November 18, 2013 at 6:05 am
(183) Louise Robinson says:

My brother passed away in January 2010 of alcoholic hepatitis/organ failure aged 42 years.
My brother was a gentle giant, always the joker but I think the alcohol gave him the confidence he needed to deal with life! He became a recluse in his last few years.
My brother spent the last six weeks of his life in hospital after initially being admitted for Jaundice. I donít think anything could have prepared me for what I saw. The first three weeks in hospital he was aware of his whereabouts and talking, still joking but the last three weeks he became confused, shouting out as he was in a lot of pain. He asked my dad ďAM I GOING TO DIEĒ. I wasnít meant to watch my dad try and feed my big brother jelly!
Yes I have lots of regrets, lots of things I wish I had said to him, and yes I probably did bury my head in the sand not realising just how sick he really was. I know my bro would not want me to feel so sad but it isnít easy is it!
A few days after he passed away I had a dream of him wearing his favourite football top looking through a back door of a house I used to live at. He was looking at me and smiling. I knew he was in a better place and finally at peace.
Time is a great healer and yes life does go on but I do have my down days. I just hope that in time I will stop the what ifís and just remember the good times we had!

December 5, 2013 at 4:28 pm
(184) Andy says:

Hi, i lost my brother to alcoholism in June this year. He was 43. In 2010 we stopped speaking over a dispute. In the last 12 months we had started to patch things up. Unfortunately i live overseas so did not get the chance to get back and see him before he died. He went into hospital one week and died the day before my flight back. We were very close through most of our lives. I believe he had a drinking problem for around 25 years and in the last few years has become more and more withdrawn. He has left a wife and 2 kids. The wife has now cut off me and my mum and dad from seeing her and the kids. I have an Aunt that was an enabler and even at the funeral was in denial about his drinking. We are no longer in contact either. It’s a mixed bag of grief, hurt, guilt, empathy and also anger. What i have realised over these last few months is how massive the impact is on the family and friends when a death due to alcoholisam occurs. I love my brother but at times cant help but think how selfish he was. I know its a disease but even cancer patients make a choice between treatment and carrying on regardless. I dont blame anyone and nor do i believe that anything different could have been done. Time will not heal but will bring clarity and ease of guilt. Reading other posts on this and other forums has really helped me to understand so thank you to all.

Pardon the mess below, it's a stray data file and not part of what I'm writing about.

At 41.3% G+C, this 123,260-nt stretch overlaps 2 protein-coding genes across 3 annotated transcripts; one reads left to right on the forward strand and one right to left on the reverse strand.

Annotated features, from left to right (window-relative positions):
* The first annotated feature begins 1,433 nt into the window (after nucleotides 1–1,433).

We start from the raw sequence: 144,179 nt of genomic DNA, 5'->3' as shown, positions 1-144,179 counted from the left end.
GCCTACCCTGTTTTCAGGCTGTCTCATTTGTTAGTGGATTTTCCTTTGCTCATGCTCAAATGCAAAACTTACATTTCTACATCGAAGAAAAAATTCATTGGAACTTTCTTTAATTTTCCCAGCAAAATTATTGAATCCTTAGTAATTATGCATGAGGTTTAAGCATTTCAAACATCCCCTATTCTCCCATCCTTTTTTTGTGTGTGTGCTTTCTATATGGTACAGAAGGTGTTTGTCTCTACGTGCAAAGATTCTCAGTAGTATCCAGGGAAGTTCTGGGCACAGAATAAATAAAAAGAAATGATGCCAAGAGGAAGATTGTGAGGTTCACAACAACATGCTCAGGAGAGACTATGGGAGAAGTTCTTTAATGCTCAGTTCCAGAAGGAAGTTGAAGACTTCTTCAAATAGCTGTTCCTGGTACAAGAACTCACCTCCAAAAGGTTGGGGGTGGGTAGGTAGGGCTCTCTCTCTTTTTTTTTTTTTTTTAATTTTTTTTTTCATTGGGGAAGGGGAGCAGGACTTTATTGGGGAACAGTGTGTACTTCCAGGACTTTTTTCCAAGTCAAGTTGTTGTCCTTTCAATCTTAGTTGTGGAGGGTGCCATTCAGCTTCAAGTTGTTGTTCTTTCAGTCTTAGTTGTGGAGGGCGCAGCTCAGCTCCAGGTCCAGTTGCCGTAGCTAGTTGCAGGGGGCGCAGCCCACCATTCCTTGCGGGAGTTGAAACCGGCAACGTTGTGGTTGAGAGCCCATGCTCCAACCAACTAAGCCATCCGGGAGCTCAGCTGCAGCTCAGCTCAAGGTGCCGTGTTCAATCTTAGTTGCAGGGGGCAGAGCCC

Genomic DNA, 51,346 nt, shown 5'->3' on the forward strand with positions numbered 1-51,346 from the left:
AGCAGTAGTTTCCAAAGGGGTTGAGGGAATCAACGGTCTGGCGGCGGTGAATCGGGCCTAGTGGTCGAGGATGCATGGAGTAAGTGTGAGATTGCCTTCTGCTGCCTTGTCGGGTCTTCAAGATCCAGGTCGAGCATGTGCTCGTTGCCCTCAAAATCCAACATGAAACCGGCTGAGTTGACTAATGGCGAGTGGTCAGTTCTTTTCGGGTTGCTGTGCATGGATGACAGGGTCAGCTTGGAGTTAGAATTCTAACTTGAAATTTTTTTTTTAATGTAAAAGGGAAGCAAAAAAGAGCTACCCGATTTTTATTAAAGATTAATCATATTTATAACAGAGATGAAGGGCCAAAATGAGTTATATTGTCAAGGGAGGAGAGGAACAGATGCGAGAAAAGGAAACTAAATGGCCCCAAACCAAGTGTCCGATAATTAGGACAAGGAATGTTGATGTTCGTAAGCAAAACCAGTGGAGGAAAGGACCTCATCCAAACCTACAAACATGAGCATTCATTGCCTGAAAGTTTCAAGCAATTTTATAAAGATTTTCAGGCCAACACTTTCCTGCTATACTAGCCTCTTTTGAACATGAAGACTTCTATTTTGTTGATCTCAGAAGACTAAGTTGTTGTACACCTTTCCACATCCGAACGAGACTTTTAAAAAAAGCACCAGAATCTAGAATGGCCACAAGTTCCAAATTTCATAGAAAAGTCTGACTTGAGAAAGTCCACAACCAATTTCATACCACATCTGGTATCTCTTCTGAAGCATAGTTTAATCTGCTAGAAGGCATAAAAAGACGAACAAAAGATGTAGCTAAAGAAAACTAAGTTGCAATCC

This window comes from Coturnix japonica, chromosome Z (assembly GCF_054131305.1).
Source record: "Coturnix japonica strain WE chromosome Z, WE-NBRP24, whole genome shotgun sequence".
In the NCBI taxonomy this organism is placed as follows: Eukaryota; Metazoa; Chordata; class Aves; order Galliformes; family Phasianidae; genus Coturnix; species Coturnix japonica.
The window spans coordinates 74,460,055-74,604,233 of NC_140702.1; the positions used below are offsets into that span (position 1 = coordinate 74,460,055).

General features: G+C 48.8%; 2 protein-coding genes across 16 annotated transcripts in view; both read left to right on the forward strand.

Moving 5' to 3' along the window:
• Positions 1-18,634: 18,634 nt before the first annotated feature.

December 27, 2013 at 8:44 pm
(185) Audrey says:

My sister died a few months ago after years of alcohol and prescription substance abuse. Due to her disease, she became unbearable around – to her friends and me. We reconciled when she was brought into hospital the last time when she made a commitment (too late) to get help in a desperate attempt to save her life. She had lost too much in the way of health to ever bring herself back. Her partner has been so bitter and determine to rid anything that she ever owned. They had children together. Her family of origin recently discovered through grapevine that he had been seeing another woman for years. It has left us reeling . No counseling for the children, etc. It is none of my business, granted. Just painful to see/hear what a “hero” he is and has been. In his eyes, what a loser who got what she deserved.